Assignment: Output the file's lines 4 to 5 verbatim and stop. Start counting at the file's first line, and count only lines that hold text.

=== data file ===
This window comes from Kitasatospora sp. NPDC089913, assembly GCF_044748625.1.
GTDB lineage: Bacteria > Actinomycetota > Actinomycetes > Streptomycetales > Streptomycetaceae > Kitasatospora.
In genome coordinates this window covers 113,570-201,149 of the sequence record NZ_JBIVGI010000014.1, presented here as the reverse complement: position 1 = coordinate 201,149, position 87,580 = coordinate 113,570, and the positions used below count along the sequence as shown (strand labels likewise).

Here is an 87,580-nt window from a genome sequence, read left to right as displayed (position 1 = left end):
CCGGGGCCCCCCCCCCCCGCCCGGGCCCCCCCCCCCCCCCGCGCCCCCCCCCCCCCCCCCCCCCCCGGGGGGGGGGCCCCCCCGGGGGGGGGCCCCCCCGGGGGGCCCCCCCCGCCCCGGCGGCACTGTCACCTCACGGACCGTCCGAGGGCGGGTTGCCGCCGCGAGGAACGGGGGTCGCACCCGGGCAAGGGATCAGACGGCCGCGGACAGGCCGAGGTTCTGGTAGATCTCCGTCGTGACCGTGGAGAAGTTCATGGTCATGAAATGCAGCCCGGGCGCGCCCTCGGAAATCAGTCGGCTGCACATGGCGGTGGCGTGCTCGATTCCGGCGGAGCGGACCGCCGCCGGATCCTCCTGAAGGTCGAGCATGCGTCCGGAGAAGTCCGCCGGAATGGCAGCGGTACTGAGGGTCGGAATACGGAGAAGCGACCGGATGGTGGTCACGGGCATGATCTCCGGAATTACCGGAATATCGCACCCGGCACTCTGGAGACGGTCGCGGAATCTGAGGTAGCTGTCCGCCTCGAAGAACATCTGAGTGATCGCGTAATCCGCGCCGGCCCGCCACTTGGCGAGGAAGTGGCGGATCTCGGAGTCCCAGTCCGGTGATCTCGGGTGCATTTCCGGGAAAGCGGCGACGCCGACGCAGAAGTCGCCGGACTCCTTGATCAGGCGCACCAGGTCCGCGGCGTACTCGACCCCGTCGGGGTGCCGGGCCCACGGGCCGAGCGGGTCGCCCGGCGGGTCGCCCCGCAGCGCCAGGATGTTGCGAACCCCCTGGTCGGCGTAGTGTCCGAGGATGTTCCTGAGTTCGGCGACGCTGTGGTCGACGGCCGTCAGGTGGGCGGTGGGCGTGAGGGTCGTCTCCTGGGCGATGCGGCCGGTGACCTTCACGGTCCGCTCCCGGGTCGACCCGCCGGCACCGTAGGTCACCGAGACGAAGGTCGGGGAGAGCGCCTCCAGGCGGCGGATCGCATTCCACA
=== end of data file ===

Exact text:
Here is an 87,580-nt window from a genome sequence, read left to right as displayed (position 1 = left end):
CCGGGGCCCCCCCCCCCCGCCCGGGCCCCCCCCCCCCCCCGCGCCCCCCCCCCCCCCCCCCCCCCCGGGGGGGGGGCCCCCCCGGGGGGGGGCCCCCCCGGGGGGCCCCCCCCGCCCCGGCGGCACTGTCACCTCACGGACCGTCCGAGGGCGGGTTGCCGCCGCGAGGAACGGGGGTCGCACCCGGGCAAGGGATCAGACGGCCGCGGACAGGCCGAGGTTCTGGTAGATCTCCGTCGTGACCGTGGAGAAGTTCATGGTCATGAAATGCAGCCCGGGCGCGCCCTCGGAAATCAGTCGGCTGCACATGGCGGTGGCGTGCTCGATTCCGGCGGAGCGGACCGCCGCCGGATCCTCCTGAAGGTCGAGCATGCGTCCGGAGAAGTCCGCCGGAATGGCAGCGGTACTGAGGGTCGGAATACGGAGAAGCGACCGGATGGTGGTCACGGGCATGATCTCCGGAATTACCGGAATATCGCACCCGGCACTCTGGAGACGGTCGCGGAATCTGAGGTAGCTGTCCGCCTCGAAGAACATCTGAGTGATCGCGTAATCCGCGCCGGCCCGCCACTTGGCGAGGAAGTGGCGGATCTCGGAGTCCCAGTCCGGTGATCTCGGGTGCATTTCCGGGAAAGCGGCGACGCCGACGCAGAAGTCGCCGGACTCCTTGATCAGGCGCACCAGGTCCGCGGCGTACTCGACCCCGTCGGGGTGCCGGGCCCACGGGCCGAGCGGGTCGCCCGGCGGGTCGCCCCGCAGCGCCAGGATGTTGCGAACCCCCTGGTCGGCGTAGTGTCCGAGGATGTTCCTGAGTTCGGCGACGCTGTGGTCGACGGCCGTCAGGTGGGCGGTGGGCGTGAGGGTCGTCTCCTGGGCGATGCGGCCGGTGACCTTCACGGTCCGCTCCCGGGTCGACCCGCCGGCACCGTAGGTCACCGAGACGAAGGTCGGGGAGAGCGCCTCCAGGCGGCGGATCGCATTCCACA